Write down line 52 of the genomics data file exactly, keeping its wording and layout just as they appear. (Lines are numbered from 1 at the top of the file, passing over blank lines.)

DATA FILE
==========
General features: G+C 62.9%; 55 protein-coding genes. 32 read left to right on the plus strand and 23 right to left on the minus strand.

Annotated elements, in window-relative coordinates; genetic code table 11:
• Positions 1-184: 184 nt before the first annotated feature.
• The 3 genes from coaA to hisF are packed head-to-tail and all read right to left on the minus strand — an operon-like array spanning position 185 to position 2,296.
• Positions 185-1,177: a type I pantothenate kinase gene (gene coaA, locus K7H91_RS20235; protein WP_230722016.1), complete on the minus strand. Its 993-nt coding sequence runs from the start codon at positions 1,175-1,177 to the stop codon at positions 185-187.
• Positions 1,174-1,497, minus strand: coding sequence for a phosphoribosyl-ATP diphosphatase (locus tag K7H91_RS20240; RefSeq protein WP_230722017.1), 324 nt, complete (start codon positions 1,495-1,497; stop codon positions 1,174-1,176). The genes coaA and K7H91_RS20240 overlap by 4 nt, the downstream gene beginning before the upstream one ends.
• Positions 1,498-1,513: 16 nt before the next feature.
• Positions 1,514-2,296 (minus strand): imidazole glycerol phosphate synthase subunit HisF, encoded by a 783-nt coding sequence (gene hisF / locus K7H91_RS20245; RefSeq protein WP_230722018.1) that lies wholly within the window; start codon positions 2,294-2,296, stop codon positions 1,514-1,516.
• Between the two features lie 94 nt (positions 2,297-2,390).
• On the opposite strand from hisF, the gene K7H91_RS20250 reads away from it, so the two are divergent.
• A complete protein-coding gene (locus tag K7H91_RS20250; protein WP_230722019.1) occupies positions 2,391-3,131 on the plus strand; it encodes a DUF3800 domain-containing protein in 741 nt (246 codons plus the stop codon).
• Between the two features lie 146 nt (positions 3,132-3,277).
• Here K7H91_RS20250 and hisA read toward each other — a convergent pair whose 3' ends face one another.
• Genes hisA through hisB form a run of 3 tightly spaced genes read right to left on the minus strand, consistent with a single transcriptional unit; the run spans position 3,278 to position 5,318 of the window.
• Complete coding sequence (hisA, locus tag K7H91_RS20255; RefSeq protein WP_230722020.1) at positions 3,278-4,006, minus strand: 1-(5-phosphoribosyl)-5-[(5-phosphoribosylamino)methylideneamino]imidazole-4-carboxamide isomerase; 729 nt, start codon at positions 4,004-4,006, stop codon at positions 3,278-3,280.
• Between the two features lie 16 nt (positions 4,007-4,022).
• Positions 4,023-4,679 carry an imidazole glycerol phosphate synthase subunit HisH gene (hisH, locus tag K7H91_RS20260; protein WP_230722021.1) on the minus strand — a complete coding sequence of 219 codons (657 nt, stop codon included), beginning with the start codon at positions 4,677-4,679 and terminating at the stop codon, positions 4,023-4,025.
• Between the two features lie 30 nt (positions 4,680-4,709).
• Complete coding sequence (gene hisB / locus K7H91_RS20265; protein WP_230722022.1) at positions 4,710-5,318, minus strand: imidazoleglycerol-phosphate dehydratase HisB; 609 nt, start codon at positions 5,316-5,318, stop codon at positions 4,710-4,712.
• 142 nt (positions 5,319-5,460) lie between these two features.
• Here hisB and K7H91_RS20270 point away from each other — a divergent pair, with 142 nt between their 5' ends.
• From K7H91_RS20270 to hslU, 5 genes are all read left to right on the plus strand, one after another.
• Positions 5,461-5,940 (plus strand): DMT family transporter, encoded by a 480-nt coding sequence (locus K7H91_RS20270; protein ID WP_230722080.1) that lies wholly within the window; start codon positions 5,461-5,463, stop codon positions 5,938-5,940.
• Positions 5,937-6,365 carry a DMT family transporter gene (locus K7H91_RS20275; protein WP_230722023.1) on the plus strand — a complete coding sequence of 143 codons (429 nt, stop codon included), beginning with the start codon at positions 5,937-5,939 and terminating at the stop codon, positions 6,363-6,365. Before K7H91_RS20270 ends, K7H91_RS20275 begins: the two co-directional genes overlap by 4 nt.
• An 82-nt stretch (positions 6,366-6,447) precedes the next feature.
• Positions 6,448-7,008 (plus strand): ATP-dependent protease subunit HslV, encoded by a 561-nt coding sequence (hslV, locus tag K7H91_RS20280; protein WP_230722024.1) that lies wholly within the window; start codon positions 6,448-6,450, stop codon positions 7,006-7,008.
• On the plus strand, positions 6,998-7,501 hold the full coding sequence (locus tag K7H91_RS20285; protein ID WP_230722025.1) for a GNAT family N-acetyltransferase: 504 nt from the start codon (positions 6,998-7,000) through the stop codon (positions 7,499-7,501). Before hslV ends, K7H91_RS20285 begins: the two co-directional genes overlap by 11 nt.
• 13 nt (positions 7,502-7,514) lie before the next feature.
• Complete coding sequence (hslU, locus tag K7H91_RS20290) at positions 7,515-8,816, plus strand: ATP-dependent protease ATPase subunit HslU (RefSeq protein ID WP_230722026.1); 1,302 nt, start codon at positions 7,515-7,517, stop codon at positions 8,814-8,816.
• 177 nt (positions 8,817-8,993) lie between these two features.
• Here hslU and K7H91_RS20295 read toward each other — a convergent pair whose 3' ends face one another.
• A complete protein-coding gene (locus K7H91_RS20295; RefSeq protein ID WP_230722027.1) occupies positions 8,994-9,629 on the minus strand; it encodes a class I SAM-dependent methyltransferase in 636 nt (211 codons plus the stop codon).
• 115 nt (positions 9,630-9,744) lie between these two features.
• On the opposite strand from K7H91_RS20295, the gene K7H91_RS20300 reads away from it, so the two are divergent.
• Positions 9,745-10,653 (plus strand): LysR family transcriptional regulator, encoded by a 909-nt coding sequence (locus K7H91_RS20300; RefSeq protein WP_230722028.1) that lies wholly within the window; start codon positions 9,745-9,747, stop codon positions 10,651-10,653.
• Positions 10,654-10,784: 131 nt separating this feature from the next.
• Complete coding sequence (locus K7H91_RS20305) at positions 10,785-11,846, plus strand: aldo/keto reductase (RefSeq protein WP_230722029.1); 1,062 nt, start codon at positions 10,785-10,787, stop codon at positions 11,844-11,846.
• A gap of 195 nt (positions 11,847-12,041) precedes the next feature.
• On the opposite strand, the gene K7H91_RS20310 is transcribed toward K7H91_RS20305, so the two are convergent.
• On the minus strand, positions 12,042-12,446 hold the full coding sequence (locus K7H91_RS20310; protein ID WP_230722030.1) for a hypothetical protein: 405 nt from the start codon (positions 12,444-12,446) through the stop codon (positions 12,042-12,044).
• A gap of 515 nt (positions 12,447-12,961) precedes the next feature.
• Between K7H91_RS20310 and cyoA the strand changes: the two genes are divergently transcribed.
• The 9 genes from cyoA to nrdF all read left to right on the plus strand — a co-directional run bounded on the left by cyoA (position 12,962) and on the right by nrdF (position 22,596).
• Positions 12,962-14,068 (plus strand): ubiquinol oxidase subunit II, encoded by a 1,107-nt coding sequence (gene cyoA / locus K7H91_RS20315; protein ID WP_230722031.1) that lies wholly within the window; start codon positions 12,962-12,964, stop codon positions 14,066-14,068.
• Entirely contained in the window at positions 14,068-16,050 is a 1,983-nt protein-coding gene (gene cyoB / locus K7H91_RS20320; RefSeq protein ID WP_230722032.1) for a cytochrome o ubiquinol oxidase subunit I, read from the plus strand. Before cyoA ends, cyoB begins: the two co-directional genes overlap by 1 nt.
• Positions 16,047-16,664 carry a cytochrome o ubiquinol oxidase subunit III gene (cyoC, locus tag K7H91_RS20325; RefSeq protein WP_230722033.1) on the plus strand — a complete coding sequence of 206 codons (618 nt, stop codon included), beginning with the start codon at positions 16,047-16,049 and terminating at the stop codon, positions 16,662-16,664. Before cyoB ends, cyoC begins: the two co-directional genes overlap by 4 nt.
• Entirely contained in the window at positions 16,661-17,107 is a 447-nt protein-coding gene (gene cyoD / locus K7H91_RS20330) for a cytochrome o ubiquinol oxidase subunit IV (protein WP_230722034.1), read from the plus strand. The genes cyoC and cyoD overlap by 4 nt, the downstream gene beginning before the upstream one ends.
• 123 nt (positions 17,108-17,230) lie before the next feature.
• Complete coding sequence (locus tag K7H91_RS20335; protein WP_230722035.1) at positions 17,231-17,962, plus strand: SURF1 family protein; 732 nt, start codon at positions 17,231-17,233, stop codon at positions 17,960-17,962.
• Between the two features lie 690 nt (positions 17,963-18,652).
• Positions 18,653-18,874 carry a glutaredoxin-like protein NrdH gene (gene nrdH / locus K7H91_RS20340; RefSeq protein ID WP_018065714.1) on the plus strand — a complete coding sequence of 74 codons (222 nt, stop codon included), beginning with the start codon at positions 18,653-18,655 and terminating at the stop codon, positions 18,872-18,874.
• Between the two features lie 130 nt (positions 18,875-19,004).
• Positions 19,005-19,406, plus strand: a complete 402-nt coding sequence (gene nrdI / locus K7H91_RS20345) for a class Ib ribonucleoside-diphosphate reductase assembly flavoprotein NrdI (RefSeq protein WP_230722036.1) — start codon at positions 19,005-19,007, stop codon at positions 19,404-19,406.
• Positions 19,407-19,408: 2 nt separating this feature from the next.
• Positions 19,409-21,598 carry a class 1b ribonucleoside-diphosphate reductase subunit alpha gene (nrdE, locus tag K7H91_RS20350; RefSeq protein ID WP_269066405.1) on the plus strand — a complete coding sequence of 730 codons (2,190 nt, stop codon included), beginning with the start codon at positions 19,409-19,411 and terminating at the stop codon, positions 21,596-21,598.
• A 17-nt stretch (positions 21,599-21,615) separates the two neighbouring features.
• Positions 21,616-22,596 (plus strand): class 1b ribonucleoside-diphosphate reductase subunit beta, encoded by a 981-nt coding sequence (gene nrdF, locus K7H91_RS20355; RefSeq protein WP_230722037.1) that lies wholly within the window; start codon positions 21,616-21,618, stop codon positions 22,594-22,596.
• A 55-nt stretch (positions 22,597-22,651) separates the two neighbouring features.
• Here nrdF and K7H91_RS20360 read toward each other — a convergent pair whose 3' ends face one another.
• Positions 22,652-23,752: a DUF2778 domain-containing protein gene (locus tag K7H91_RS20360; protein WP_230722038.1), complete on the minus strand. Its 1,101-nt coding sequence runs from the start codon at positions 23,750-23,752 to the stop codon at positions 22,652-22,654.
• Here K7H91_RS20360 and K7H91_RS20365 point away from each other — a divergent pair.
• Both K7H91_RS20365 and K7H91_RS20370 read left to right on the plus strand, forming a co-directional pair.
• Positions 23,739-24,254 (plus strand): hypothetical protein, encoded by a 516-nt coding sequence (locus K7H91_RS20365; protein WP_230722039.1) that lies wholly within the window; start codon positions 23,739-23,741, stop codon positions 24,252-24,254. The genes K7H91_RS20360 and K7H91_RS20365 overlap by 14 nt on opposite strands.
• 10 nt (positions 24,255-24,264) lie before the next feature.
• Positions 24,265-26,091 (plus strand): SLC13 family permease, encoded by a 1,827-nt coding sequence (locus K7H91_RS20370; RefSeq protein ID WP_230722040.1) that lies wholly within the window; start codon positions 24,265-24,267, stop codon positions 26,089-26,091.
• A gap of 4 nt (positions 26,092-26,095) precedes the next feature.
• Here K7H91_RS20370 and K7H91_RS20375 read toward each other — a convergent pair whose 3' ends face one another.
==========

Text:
• Between the two features lie 130 nt (positions 18,875-19,004).